Second Sight told the Committee that Post Office workers “were routinely threatened with the charge of theft, which would not be proceeded with, provided they pleaded guilty to false accounting, made good all losses and did not mention any problems with Horizon”.
The investigations firm told the Justice Committee that inadequate investigations can fatally undermine a prosecution. Ron Warmington of Second Sight said in evidence to the Committee:
“The obvious suspect in a case is not necessarily the perpetrator of the crime, particularly in evidentially complex cases. A package of evidence, therefore, prepared on a false premise, or on the results of a flawed investigation, cannot be remedied at the prosecution stage unless the prosecutor is alert to the possibility that key lines of inquiry have not been pursued and is then prepared to challenge the investigator on that point”.
In 2019, following the granting of a Group Litigation Order to two groups of convicted Post Office workers, Mr Justice Fraser ruled in favour of the first group. The High Court Judge said the Post Office had shown “oppressive behaviour” towards claimants who had been sacked and convicted for accounting errors which they blamed on the Horizon system.
Mr Justice Fraser said the submissions provided by Post Office Ltd paid “no attention to the actual evidence and seem to have their origin in a parallel world”. He added that the Post Office “seemed to adopt an extraordinary approach to relevance, generally along the lines that any evidence that is unfavourable to the Post Office is not relevant”.
The High Court judgement in the second case saw Mr Justice Fraser comment that the Horizon system was not “remotely robust”, which led to a “significant and material risk” of Post Office branch accounts suffering from “bugs, errors and defects”.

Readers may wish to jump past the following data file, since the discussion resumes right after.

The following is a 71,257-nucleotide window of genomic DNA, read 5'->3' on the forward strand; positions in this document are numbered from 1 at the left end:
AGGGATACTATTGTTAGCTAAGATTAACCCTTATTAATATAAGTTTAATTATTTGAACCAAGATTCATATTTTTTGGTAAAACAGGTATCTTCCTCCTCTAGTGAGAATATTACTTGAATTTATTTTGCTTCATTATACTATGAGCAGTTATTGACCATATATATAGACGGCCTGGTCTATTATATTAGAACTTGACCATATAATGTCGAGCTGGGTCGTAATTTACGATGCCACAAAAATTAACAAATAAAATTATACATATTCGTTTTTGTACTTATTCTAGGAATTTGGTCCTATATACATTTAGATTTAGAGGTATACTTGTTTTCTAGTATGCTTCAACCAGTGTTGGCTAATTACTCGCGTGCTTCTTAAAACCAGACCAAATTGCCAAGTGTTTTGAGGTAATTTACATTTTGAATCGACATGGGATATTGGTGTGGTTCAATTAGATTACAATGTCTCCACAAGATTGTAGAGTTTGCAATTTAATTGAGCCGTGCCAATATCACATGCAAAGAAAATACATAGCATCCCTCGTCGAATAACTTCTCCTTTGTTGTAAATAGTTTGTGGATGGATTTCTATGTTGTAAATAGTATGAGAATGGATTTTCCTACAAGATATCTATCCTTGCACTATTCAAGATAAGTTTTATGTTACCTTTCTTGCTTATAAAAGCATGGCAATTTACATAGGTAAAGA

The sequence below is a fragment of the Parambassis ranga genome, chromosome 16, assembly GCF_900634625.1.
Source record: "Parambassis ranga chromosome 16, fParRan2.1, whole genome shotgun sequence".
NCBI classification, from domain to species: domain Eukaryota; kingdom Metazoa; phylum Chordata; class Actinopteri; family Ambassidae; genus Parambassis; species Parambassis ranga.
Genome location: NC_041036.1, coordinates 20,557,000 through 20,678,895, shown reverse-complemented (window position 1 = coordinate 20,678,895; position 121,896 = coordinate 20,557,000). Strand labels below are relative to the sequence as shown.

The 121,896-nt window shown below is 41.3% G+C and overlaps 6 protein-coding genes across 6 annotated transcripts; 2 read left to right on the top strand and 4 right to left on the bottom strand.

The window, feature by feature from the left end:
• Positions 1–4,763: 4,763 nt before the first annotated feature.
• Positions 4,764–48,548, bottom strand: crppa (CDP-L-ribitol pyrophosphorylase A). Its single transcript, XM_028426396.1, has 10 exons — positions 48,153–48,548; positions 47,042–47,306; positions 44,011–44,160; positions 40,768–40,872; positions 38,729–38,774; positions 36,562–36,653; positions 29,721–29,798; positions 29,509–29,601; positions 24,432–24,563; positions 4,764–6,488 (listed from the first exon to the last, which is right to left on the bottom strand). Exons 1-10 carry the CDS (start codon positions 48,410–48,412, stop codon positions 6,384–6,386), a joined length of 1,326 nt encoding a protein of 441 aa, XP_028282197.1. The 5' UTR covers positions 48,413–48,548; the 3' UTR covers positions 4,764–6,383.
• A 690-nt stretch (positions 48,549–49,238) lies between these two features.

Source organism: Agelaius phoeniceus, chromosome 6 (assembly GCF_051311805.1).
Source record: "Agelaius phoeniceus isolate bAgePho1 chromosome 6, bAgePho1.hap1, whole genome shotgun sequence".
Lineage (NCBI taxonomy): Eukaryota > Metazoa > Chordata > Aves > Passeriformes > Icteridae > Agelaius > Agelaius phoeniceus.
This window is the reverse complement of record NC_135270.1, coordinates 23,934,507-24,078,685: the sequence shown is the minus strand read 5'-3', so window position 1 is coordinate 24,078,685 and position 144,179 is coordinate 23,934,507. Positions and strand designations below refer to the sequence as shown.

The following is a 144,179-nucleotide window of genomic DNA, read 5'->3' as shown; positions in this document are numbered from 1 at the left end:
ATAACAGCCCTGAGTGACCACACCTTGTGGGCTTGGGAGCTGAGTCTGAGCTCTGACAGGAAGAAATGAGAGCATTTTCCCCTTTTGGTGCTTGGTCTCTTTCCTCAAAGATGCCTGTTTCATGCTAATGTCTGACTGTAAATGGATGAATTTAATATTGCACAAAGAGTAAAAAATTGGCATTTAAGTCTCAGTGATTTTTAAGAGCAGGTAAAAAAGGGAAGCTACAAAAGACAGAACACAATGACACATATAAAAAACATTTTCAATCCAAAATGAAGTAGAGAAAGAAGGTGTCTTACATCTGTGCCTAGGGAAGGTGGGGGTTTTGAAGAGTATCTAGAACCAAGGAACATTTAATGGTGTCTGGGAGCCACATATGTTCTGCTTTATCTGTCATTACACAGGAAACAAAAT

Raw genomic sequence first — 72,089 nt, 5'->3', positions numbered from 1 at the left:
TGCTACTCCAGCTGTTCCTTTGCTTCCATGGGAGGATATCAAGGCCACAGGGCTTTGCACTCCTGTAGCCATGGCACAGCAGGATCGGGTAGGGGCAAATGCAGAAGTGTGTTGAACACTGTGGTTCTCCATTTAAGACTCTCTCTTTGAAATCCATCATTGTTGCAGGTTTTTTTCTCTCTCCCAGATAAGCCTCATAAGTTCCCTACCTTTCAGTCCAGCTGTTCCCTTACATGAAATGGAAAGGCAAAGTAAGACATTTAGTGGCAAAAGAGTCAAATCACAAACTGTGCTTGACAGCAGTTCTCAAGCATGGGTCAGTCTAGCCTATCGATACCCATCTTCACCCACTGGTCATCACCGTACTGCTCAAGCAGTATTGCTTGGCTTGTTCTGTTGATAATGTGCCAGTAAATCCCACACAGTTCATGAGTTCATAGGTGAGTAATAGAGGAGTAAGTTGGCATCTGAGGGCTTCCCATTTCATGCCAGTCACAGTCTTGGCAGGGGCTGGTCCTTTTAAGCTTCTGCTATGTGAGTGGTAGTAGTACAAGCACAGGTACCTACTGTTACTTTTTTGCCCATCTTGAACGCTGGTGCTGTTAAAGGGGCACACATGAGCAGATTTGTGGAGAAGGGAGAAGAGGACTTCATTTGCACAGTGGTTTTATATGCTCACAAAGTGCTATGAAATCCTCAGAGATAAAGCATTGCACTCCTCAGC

The cost of private prosecutions, whether successful or unsuccessful, can in some cases be recoverable from the taxpayer.
Private prosecutions can sometimes cost the State more than using Crown prosecutors. The number and cost of private prosecutions appears to be rising. No-one can be completely sure of this, as there is no central register of such cases. However, in 2014-15 the costs paid out of central funds for private prosecutions amounted to £360,000 in 32 cases. By 2019-20 this had risen to nearly £12.3m. in 276 cases.
The Chair of the Justice Committee, Sir Robert Neill, said:
“The power to prosecute individuals, and potentially deprive them of their liberty, is an onerous power which must be treated with the utmost seriousness.
We’ve received evidence that the number of private prosecutions is increasing sharply. The overwhelming majority of private prosecutors uphold high standards. But the Post Office cases show the potential danger of the power to prosecute being misused. If the number of such cases continues to grow the government will need to ensure that there are systems in place which make such private prosecutions comply with the highest possible standards.
All prosecutions must be pursued with the public interest at heart, either by the State or, if privately, with the same standards used by the State - in all cases with appropriate accountability, transparency and safeguards.
Applying the recommendations made by my Committee would help achieve this goal”.
Image: Ministry of Justice